At Figure 6 this sequence, transposed a fifth higher, in a faster tempo, tonally supported by wobbling F minor pillars, acquires the status of a theme.  I call it Das Ich, the Self.  In the course of the work it will prove persistent:  sometimes inhibiting, sometimes initiating.  Characteristic for “the Self” is also that it has by Figure 8 already begun to disintegrate into four-note groups (which suggest the workings of the ELEVENTH … but I’m getting ahead of myself).  In the voice played by oboes and high cellos in the third and fourth measures after Fig. 8 one actually finds key four-note cells from the ELEVENTH (B—C—D—E) and TENTH (F—E—D—C#) symphonies, micro-premonition within this brief disintegrating field which is then stiffened at Fig. 9 through an E—G—B—D#--F# sequence repeated three times by low woodwind and low strings.  I call it Riegel, Bolt.   Its harmonic compression E—G—F#--D# is then after Fig. 10 also repeated three times by low winds, brass, and percussion.  I call it Fluch, Curse.  These repetitions do not convey reassurance.  They suggest rather a morbid fairy tale: things I tell you three times are TRUE!  The interval molecules, capable of building up into melodic compounds, also suggest to me the influence of twelve-tone thinking, transmitted through Leibowitz.

Five measures after Fig. 11, over an ascending snake drawn out from the last three tones of that which Exists, violas and then timpani hurriedly tap uneasy triplets on F.  These triplets will often return.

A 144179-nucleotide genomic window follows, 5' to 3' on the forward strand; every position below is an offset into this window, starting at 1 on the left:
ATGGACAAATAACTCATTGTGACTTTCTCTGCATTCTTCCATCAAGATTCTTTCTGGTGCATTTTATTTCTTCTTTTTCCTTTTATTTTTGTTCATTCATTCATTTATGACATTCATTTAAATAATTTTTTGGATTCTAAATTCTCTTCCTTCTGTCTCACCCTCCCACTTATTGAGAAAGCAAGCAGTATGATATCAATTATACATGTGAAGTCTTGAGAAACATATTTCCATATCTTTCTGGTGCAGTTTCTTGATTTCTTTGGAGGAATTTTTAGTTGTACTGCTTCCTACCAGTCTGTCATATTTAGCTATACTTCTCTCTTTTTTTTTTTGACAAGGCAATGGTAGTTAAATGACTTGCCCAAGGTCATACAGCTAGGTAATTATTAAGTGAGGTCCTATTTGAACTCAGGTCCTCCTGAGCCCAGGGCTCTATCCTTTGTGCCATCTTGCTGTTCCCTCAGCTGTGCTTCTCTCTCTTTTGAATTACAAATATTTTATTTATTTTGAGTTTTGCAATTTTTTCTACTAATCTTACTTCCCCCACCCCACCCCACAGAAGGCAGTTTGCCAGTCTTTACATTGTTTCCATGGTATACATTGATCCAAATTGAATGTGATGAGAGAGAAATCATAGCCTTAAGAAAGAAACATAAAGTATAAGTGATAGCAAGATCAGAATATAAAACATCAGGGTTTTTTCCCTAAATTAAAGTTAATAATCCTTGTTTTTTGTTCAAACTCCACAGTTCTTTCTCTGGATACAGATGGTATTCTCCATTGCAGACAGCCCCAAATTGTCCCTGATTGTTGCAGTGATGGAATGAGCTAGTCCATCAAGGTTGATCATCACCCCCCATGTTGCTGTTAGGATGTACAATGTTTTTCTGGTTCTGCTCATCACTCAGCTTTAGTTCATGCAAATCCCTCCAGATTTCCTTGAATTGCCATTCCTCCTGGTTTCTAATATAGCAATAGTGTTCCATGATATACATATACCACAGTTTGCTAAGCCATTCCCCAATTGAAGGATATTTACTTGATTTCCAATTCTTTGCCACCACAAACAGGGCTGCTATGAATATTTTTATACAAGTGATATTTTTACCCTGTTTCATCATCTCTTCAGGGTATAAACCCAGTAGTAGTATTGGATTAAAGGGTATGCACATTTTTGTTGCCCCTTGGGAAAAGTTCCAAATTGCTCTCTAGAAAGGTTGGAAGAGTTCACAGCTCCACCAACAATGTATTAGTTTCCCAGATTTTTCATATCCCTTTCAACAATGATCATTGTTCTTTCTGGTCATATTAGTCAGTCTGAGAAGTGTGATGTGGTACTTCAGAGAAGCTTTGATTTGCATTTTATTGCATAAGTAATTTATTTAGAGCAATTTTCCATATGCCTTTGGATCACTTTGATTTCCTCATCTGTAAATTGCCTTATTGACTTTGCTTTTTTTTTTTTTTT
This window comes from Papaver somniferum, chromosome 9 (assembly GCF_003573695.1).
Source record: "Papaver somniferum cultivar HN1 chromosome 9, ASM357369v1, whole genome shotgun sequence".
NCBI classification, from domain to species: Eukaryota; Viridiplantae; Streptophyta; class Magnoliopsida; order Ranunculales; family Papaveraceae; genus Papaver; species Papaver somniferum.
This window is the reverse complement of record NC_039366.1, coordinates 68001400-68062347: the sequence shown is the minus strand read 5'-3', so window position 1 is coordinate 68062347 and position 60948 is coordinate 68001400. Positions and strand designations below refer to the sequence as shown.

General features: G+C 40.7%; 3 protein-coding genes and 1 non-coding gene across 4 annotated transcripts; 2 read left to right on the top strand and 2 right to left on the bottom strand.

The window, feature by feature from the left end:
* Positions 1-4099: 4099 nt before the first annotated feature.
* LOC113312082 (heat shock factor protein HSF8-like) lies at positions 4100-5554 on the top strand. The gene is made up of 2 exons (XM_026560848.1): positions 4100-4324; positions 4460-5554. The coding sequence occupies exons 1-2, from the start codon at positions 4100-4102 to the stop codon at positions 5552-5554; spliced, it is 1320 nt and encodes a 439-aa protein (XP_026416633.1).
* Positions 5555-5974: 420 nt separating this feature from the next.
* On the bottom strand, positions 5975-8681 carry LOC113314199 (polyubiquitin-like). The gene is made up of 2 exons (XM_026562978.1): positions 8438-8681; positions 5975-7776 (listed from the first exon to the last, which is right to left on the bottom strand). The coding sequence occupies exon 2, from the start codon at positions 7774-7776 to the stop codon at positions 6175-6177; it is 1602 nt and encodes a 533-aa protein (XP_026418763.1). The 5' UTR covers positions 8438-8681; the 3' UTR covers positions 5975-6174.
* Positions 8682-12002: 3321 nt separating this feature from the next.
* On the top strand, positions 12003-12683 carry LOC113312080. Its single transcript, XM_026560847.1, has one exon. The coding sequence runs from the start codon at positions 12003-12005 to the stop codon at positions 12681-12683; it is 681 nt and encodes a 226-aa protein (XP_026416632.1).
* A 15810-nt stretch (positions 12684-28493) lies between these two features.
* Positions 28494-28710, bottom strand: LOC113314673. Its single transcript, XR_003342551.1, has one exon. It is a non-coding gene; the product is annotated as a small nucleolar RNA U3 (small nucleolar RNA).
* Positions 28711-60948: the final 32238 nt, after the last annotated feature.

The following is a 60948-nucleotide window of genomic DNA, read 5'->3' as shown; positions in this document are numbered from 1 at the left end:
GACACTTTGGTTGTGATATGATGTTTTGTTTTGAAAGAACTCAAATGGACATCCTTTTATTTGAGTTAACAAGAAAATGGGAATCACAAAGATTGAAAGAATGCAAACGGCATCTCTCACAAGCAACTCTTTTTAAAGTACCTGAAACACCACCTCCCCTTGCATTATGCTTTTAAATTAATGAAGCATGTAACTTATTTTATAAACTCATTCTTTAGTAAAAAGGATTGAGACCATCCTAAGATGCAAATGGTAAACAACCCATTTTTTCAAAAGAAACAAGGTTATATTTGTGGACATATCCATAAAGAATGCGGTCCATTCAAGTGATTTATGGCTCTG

One measure after Fig. 13, over the snake and the triplets, a new aggressively descending idea is hammered out by the violins.  I call it Knote, Knot.  Its sequential extension leads only to empty space and then, one measure before Fig. 16, to a more extensively worked-out return of the Self (the theme-like structure of Fig. 6), which is then connected back to the Knot in the third and fourth measures after Fig. 18.  

From here up to three measures before Fig. 29, the music, with its extensions and intervallic expansions of already existing cells, has aspects of classical Durchführung, development.  Then a new acoustic space appears: that of suspended empty waiting, where violins sustain B natural in three octaves while high woodwinds and other strings twine around (or struggle to untie?) the Knot.  Different event densities, that of concentrated development and that of empty almost eventless suspension, are here juxtaposed, in a manner different from but parallel to that of juxtaposing different thematic or harmonic structures.  This variation in event density will turn out to be the ultimate forming principle for the macrostructure of the whole symphony.

This brief seminar is not the place to get into an exact blow-by-blow description of every motivic happening and detail.  The point is that Pettersson works up his music here through differing combinations and extensions of several more or less related molecules, not through the presentation of contrasting groups.  Phases interpenetrate one another.  Starting three measures before Fig. 41, the cell we named that which Exists (the idea of the Introduction) returns in the bass register, underpinning figures of the Knot and the Self

Four measures after Fig. 43, the descending tritone of that which Exists underpins a new cell: high woodwind playing the ascending tones F—A flat—G.  I call this Raubvogel, bird of prey.  Starting one measure after Fig 44, it provokes a transposed spinoff of the F—E—F# segment of that which exists: violins repeatedly playing G flat—F—G, in rapidly dashed-off dactylic rhythm.

And the figures further interact.  Reaching Fig. 49 I note that the cells have no clearly laid-down primary or secondary roles, but seem rather to be the acoustic equivalent of figures in a landscape: what one sees (hears) depends on where one turns one’s head, or on where the composer’s composing consciousness turns.  I recall Pettersson’s statement: “the work of art lives deep in the subconscious.   I’m just a kind of gate-keeper, helping it to get out.”